# Curve Fitting 3D data set

The curve-fitting problem for 2D data is well known (LOWESS, etc.) but given a set of 3D data points, how do I fit a 3D curve (eg. a smoothing/regression spline) to this data?

MORE: I'm trying to find a curve, fitting the data provided by vectors X,Y,Z which have no known relation. Essentially, I have a 3D point cloud, and need to find a 3D trendline.

MORE: I apologize for the ambiguity. I tried several approaches (I still haven't tried modifying the linear fit) and a random NN seems to work out best. I.e., I randomly pick a point from the point cloud, find the centroid of it's neighbors (within an arbitrary sphere), iterate. Connecting the centroids to form a smooth spline is proving to be difficult but the centroids obtained is passable.

To clarify the problem, the data is not a time series and I'm looking for a smooth spline which best describes the point cloud I.e., if I were to project this 3D spline on a plane formed by any 2 variables, the projected spline (onto 2D) will be a smooth fit of the projected point cloud (onto 2D).

IMG: I've included an image. The red points represent the centroid obtained from the aforementioned method.

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image is missing – I. J. Kennedy Oct 6 '13 at 22:54

You could try additive (i.e single index models), as GAM http://www-stat.stanford.edu/software/gam/index.html

it's a greedy approach, very scalable, well implemented in several R packages

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A related questions is here:

http://stackoverflow.com/questions/529184/simple-multidimensional-curve-fitting

In general, you could view a problem like this from a statistical learning point of view. In other words, you have a set of basis functions (e.g., splines) parametrized in a certain way, and then you use least squares or some other regression technique to find optimal coefficients. I happen to like Elements of Statistical Learning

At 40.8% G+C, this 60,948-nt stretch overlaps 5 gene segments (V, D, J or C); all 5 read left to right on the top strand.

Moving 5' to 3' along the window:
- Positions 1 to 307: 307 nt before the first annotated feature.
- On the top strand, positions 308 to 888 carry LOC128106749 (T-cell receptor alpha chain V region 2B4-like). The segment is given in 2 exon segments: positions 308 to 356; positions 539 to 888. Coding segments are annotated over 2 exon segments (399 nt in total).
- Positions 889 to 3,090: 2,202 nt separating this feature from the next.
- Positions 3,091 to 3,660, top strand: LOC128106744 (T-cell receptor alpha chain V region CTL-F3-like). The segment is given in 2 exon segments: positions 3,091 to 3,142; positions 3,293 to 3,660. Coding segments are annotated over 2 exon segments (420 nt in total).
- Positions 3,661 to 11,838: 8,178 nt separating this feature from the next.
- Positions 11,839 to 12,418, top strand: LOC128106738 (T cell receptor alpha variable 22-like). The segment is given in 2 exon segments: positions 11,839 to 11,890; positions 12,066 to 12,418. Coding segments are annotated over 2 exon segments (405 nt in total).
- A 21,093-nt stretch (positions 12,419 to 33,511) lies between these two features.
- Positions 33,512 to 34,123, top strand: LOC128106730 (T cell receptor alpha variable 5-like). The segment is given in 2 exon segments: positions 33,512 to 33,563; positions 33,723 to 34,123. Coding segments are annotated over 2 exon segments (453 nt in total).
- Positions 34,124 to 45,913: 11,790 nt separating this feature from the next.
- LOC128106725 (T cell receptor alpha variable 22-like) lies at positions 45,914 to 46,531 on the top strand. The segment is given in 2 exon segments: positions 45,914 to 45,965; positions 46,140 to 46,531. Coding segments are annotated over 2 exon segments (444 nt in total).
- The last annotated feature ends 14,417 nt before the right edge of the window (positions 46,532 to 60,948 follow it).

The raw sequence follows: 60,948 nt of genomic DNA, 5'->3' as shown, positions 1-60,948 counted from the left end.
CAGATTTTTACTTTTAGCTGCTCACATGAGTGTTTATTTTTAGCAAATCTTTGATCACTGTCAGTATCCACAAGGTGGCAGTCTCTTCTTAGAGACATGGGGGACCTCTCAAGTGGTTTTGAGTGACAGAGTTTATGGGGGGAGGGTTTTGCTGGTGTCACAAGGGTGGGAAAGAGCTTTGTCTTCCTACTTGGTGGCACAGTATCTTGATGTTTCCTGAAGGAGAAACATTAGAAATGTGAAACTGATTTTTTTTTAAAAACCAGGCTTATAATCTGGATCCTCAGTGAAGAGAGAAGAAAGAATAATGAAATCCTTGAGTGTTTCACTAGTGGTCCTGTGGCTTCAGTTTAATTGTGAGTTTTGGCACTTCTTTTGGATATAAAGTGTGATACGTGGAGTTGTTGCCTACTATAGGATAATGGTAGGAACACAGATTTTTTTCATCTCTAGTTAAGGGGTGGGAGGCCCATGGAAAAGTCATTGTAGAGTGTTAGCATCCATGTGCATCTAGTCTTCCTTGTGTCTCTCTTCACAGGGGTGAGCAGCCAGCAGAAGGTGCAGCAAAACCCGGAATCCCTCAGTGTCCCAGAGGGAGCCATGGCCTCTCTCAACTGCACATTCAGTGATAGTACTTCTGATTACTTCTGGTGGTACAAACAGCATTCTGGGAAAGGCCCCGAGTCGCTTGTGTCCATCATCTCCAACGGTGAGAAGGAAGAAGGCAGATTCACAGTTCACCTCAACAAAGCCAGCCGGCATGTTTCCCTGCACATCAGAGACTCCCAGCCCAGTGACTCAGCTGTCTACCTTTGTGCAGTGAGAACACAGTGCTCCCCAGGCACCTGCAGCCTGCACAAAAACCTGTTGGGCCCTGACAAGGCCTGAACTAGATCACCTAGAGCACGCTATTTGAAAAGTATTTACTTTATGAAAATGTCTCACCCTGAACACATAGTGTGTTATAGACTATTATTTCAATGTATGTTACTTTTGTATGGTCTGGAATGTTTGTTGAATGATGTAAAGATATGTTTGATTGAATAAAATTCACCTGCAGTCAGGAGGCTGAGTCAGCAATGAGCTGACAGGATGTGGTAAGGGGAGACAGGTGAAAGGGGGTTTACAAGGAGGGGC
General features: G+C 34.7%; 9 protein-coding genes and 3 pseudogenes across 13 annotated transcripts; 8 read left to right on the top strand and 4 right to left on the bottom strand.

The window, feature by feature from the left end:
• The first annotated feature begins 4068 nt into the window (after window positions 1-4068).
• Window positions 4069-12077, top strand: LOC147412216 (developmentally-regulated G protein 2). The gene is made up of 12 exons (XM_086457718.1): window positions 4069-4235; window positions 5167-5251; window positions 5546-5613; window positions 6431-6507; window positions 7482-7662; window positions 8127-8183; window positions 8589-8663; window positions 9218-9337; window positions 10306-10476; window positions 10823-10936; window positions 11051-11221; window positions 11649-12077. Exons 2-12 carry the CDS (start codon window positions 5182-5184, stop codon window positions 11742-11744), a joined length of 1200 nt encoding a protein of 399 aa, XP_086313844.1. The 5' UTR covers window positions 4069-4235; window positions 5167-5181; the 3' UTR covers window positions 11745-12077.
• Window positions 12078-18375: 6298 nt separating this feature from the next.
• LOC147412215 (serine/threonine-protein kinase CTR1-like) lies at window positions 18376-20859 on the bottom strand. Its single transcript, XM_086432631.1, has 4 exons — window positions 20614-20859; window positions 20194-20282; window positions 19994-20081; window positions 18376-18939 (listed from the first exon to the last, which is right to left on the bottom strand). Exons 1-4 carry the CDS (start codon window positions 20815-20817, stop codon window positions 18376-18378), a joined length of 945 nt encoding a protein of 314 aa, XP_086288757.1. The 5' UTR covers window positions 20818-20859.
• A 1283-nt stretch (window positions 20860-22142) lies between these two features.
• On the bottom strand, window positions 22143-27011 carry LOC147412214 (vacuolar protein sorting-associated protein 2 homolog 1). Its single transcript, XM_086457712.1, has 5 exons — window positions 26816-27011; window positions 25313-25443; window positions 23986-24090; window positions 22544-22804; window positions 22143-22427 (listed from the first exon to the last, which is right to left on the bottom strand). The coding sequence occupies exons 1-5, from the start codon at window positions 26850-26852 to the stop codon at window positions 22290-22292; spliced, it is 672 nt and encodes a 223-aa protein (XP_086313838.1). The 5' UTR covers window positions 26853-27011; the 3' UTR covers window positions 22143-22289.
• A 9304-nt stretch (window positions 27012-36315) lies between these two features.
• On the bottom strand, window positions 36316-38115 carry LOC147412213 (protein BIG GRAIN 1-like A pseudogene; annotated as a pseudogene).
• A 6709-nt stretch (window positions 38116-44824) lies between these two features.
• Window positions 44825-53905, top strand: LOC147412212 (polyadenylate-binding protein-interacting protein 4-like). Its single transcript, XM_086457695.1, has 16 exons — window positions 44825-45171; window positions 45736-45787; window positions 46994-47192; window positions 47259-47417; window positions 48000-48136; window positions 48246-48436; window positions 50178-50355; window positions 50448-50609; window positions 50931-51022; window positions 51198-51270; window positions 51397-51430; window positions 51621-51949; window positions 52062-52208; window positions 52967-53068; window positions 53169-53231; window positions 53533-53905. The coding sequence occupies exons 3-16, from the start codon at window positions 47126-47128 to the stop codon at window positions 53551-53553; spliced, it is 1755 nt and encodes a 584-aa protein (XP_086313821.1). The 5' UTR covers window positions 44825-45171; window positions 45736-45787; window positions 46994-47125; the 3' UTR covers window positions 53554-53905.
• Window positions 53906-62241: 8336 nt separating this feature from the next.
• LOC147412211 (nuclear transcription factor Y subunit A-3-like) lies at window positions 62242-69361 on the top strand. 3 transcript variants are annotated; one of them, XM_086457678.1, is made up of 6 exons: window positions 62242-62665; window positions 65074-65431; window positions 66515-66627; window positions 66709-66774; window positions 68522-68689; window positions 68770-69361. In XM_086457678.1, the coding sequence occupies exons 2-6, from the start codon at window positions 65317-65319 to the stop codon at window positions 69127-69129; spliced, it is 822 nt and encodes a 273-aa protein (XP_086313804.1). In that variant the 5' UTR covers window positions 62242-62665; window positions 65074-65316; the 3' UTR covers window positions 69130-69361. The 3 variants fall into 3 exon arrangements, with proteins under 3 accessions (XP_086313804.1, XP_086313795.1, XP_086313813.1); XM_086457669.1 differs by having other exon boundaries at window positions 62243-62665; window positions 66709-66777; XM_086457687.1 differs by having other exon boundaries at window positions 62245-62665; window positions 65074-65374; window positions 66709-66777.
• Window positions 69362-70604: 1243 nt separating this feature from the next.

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It depends on what you mean by that. If you have a set of points f(x,y) -> z and you want to find a function that hits them all you could just do a spline.

If you have a known function and you want to adjust the parameters to minimize the RMS error, just consider x,y a composite object p (e.g., as if it were a complex or a 2-vector) and use an analog of the 2d case on f(p) -> z.

If you can be more specific about what you're trying to accomplish, I can be more specific with suggestions.

-- MarkusQ

So given the edited problem statement, I'd suggest the following:

• If it's a time series (implied by your use of the term "trendline") I'd look at treating it as three parametric functions (x(t), y(t), z(t)) and doing 2d fitting on each of them.
• Alternatively (but still assuming an ordered series), you may want to find a linear fit (a line through the heart of the cloud) and then add to that some sort of (probably polar) function based on the perpendicular projection from the points to the line.
• If it isn't a time series (implied by the phrases "no known relation" and "point cloud") you have to define what "curve" you want to fit to them. Do you want a line? A surface / manifold? Do you want it to be a function of one or two of the variables, or independent of them (say, the convex hull). Does it have to be smooth, limited in degree, or...?

Really, the question is still too open ended.

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There is a new very nice work by Charles Fefferman (yes - the Fields medalist) and Boaz Klartag:

• Fitting a C^m-Smooth Function to Data I, Ann. of Math., 169, no. 1, (2009), 315--346.

• Fitting a C^m-Smooth Function to Data II, to appear in Rev. Mat. Iberoamericana.

You can find Both of them as pdf files on Klartag's home page

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I would try using the Spacefilling Curve Heuristic. For example, sort the points by the order they are visited by a spacefilling curve. One solution to your problem would be a spline curve through the points taken in that order. To get a shorter and smoother curve (but greater RMS distance from the points to the curve), you could force the spline to go through only every kth point. You could improve the curve if, after choosing every kth point, you looked for a shorter Hamiltonian path through them (like the Traveling Salesman Problem, but for open paths). You could also adjust the spline knots to decrease the RMS distance. When calculating the RMS distance, I would use the spacefilling curve order to indicate which part of the spline is likely to be closest to a given point.

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